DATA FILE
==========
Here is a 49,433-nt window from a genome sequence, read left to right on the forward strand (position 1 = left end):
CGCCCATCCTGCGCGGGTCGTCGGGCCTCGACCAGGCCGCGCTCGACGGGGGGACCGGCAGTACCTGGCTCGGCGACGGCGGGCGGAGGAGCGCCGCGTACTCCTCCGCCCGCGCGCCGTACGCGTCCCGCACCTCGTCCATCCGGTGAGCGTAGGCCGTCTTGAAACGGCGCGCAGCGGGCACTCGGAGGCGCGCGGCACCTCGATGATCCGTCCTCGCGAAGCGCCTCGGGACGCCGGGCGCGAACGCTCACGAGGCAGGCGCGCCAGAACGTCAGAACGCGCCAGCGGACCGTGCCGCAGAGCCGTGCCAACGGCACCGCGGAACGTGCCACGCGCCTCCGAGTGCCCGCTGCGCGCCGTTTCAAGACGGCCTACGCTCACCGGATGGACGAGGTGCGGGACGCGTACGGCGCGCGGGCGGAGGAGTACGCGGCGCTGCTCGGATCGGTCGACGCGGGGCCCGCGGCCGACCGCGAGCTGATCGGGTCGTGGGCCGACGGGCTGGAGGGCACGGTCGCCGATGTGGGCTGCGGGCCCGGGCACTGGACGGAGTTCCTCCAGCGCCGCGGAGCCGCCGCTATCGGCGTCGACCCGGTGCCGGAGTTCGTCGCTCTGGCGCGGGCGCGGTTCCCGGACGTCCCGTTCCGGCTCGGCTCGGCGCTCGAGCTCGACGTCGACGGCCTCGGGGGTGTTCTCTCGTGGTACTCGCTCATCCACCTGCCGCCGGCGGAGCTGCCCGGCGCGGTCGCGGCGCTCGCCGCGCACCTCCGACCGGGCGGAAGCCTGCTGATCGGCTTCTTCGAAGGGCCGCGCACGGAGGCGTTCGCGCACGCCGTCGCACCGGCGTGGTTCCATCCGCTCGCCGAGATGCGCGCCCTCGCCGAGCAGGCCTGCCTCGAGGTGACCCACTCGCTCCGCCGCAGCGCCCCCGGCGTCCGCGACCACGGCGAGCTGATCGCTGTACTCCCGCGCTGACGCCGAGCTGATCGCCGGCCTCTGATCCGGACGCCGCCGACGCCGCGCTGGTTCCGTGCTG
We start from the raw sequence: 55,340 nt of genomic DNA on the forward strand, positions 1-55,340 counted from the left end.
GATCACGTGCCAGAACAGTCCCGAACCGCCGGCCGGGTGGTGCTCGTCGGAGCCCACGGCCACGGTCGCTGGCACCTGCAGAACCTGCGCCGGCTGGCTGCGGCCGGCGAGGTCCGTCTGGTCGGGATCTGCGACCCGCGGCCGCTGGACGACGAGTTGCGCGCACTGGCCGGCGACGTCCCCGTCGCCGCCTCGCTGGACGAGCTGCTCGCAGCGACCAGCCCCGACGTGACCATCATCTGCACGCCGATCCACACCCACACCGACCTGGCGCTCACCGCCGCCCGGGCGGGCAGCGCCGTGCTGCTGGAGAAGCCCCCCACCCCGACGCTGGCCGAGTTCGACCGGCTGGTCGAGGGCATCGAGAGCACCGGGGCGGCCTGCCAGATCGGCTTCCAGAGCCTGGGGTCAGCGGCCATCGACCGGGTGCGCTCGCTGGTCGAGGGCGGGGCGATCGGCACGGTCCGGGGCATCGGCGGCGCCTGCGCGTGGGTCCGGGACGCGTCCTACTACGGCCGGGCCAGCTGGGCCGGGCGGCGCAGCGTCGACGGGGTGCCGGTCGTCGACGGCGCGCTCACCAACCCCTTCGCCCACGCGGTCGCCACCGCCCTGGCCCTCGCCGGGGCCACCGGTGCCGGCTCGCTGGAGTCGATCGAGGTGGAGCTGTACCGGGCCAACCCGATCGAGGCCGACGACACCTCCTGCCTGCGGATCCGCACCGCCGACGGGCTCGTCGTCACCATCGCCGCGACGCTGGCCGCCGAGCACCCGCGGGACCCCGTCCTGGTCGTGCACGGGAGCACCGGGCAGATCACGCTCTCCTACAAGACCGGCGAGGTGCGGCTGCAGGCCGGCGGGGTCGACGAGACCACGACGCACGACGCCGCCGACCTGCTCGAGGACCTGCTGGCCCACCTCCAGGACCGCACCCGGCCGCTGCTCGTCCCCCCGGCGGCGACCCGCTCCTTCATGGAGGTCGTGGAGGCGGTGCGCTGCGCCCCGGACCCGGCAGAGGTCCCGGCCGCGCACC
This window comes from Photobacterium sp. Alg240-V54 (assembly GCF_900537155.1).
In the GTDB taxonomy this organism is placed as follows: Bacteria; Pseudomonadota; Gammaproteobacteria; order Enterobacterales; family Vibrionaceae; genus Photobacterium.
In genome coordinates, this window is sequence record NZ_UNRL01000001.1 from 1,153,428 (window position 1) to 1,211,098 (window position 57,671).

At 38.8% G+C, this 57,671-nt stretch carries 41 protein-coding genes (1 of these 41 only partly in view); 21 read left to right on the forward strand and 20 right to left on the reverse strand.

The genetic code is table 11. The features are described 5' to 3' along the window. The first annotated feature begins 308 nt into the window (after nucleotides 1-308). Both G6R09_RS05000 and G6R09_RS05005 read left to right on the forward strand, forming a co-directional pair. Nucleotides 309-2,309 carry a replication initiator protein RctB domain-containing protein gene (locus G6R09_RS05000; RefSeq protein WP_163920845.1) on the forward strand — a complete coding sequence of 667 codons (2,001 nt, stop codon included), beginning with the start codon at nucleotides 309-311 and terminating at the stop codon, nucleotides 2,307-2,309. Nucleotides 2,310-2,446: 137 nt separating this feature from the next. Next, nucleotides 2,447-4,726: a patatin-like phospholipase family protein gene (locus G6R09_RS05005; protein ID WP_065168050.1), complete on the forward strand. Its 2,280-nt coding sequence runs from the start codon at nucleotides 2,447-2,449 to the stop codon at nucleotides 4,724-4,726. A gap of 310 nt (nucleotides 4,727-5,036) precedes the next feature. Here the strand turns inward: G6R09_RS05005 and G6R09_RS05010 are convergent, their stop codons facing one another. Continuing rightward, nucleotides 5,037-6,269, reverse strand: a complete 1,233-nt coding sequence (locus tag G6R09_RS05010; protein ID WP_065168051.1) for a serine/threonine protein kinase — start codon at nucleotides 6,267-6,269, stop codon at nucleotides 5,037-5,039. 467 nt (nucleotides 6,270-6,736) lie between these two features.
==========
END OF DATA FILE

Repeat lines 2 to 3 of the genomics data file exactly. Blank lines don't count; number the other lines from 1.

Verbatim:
CGCCCATCCTGCGCGGGTCGTCGGGCCTCGACCAGGCCGCGCTCGACGGGGGGACCGGCAGTACCTGGCTCGGCGACGGCGGGCGGAGGAGCGCCGCGTACTCCTCCGCCCGCGCGCCGTACGCGTCCCGCACCTCGTCCATCCGGTGAGCGTAGGCCGTCTTGAAACGGCGCGCAGCGGGCACTCGGAGGCGCGCGGCACCTCGATGATCCGTCCTCGCGAAGCGCCTCGGGACGCCGGGCGCGAACGCTCACGAGGCAGGCGCGCCAGAACGTCAGAACGCGCCAGCGGACCGTGCCGCAGAGCCGTGCCAACGGCACCGCGGAACGTGCCACGCGCCTCCGAGTGCCCGCTGCGCGCCGTTTCAAGACGGCCTACGCTCACCGGATGGACGAGGTGCGGGACGCGTACGGCGCGCGGGCGGAGGAGTACGCGGCGCTGCTCGGATCGGTCGACGCGGGGCCCGCGGCCGACCGCGAGCTGATCGGGTCGTGGGCCGACGGGCTGGAGGGCACGGTCGCCGATGTGGGCTGCGGGCCCGGGCACTGGACGGAGTTCCTCCAGCGCCGCGGAGCCGCCGCTATCGGCGTCGACCCGGTGCCGGAGTTCGTCGCTCTGGCGCGGGCGCGGTTCCCGGACGTCCCGTTCCGGCTCGGCTCGGCGCTCGAGCTCGACGTCGACGGCCTCGGGGGTGTTCTCTCGTGGTACTCGCTCATCCACCTGCCGCCGGCGGAGCTGCCCGGCGCGGTCGCGGCGCTCGCCGCGCACCTCCGACCGGGCGGAAGCCTGCTGATCGGCTTCTTCGAAGGGCCGCGCACGGAGGCGTTCGCGCACGCCGTCGCACCGGCGTGGTTCCATCCGCTCGCCGAGATGCGCGCCCTCGCCGAGCAGGCCTGCCTCGAGGTGACCCACTCGCTCCGCCGCAGCGCCCCCGGCGTCCGCGACCACGGCGAGCTGATCGCTGTACTCCCGCGCTGACGCCGAGCTGATCGCCGGCCTCTGATCCGGACGCCGCCGACGCCGCGCTGGTTCCGTGCTG
We start from the raw sequence: 55,340 nt of genomic DNA on the forward strand, positions 1-55,340 counted from the left end.